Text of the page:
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Do I have the right to say no (Bridesmaid)

Posted by Qtebaby786 (My Page) on
Thu, Jan 20, 11 at 12:41

A friend of mine recently got engaged and made me her bridesmaid. I've only known her for about year and a half but became really close to her. Her MOH planned a "get away bachelorette" bash with the 5 bridesmaids and the bride and 4 other close friends. She wants to "wild out" one last time. They plan to go to Vagas and do the whole strip club, clubbing, site seeing experience. I really wanted to go but i'm not comfortable with going to strip club AT ALL. I also am not so excited to leave my husband and go when he and I wanted to go to Vagas together (we've never been). I told the MOH I can't go and my husband is not comfortable about it but she wouldn't take no for an answer. That only just made my husband look like a controlling freak which he isn't.

I don't have a CLUE how to get out of this but I also know that my friend who is getting married will also be upset because when she made me her bridesmaid she specifically told me she wants me only because I'm not like the others where I will judge her and that she is comfortable with me and can share everything. If I dont go, she might think I am judging her and the rest of the girls on what they are doing (which I'm not) and may also think that she made a mistake in choosing me. I don't want to loose her as a friend. I am totally stuck in the middle between choosing my and my husband's feelings and my friend's feelings. Is there a way to get out of this? Please help!


Follow-Up Postings:

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RE: Do I have the right to say no (Bridesmaid)

Is going to the bachelorette party a requirement of being a BM for this bride? Generally it isn't, but some brides become overly controling of such things. Tell her you won't be going to Vegas, but that you hope she and the others have lots of fun. If she seems to want you to step down, then you can. But I dont' think it will come to that. Sounds to me like the MOH may have more riding on the bachelorette party than the bride has.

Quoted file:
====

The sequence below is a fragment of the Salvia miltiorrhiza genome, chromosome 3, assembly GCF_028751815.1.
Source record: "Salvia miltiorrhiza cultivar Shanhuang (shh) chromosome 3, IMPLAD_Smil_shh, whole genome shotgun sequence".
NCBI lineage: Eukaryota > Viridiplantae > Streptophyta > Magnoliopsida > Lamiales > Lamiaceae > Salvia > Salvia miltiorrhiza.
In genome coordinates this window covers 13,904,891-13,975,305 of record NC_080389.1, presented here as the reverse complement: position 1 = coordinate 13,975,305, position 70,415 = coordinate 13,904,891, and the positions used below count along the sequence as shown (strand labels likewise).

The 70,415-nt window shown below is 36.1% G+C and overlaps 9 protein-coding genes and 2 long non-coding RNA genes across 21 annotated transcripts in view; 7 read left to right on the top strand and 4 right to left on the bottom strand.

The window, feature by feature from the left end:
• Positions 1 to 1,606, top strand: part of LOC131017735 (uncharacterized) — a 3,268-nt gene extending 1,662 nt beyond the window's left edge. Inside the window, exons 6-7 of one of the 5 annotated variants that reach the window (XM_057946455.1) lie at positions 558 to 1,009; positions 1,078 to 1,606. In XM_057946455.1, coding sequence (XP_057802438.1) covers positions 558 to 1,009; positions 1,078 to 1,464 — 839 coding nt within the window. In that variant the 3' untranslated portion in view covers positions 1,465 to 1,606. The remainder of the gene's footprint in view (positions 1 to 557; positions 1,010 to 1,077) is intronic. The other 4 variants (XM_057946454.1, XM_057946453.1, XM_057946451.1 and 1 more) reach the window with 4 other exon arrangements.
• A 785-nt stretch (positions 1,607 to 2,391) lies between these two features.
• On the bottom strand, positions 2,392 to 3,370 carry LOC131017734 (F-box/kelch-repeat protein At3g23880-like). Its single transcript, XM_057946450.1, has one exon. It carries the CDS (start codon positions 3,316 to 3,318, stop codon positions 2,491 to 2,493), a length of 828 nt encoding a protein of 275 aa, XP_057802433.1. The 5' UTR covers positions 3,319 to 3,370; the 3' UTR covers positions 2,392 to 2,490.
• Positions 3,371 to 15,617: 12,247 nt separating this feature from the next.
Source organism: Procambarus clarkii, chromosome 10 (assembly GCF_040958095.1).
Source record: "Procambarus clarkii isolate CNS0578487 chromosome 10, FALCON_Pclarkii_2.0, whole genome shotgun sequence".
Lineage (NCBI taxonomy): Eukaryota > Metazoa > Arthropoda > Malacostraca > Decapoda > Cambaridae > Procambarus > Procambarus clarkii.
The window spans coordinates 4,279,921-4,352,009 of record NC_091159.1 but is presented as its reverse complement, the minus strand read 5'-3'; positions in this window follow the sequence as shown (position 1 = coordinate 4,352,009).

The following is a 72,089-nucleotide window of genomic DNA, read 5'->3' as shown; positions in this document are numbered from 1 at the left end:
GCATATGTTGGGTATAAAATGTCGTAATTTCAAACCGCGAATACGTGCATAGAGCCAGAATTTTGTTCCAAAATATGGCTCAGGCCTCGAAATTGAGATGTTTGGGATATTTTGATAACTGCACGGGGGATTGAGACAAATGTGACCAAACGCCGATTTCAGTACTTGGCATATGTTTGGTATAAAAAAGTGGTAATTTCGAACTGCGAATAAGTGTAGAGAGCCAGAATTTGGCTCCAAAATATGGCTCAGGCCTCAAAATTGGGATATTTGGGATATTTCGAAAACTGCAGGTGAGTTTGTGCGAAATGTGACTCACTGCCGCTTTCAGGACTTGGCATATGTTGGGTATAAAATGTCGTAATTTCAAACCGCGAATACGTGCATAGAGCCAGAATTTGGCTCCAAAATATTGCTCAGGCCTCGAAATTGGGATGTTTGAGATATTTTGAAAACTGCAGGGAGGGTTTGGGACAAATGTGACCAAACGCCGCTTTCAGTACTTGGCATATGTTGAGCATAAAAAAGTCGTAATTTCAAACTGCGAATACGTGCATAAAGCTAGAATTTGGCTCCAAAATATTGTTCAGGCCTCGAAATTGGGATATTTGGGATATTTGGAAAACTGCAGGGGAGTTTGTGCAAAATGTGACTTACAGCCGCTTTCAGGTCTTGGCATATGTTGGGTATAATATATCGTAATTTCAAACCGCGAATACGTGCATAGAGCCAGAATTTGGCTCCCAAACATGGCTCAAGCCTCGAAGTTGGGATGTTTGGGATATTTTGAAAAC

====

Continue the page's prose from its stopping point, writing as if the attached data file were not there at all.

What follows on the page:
Don't put too much emphasis on the idea that your DH is uncomfortable with it. You are uncomfortable with it. People in general will support your refusal due to your feelings much better than the notion of your refusal due to your DHs. Depending upon lots of circumstances, that will come across as controlling and not healthy.


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RE: Do I have the right to say no (Bridesmaid)

"I don't have a CLUE how to get out of this...."

Umm......and how old are you?

Years ago I was invited to a number of "bachelor parties" sorta maybe along the lines you're fearful of. If I knew what was happening and wasn't comfortable with it, I refused. If it seemed OK but turned out to be something else, I left when things turned seedy.

Be yourself. You can turn it off in the beginning or anywhere along the way. Friendship doesn't cover this ground. You need to know who you are. Whether others respect your boundaries or not is up to them. You're the one who defines who you are and what your limits are. Everybody else can go fish.


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RE: Do I have the right to say no (Bridesmaid)

Tell her you can't afford it? Money is pretty hard to argue with, which makes it useful.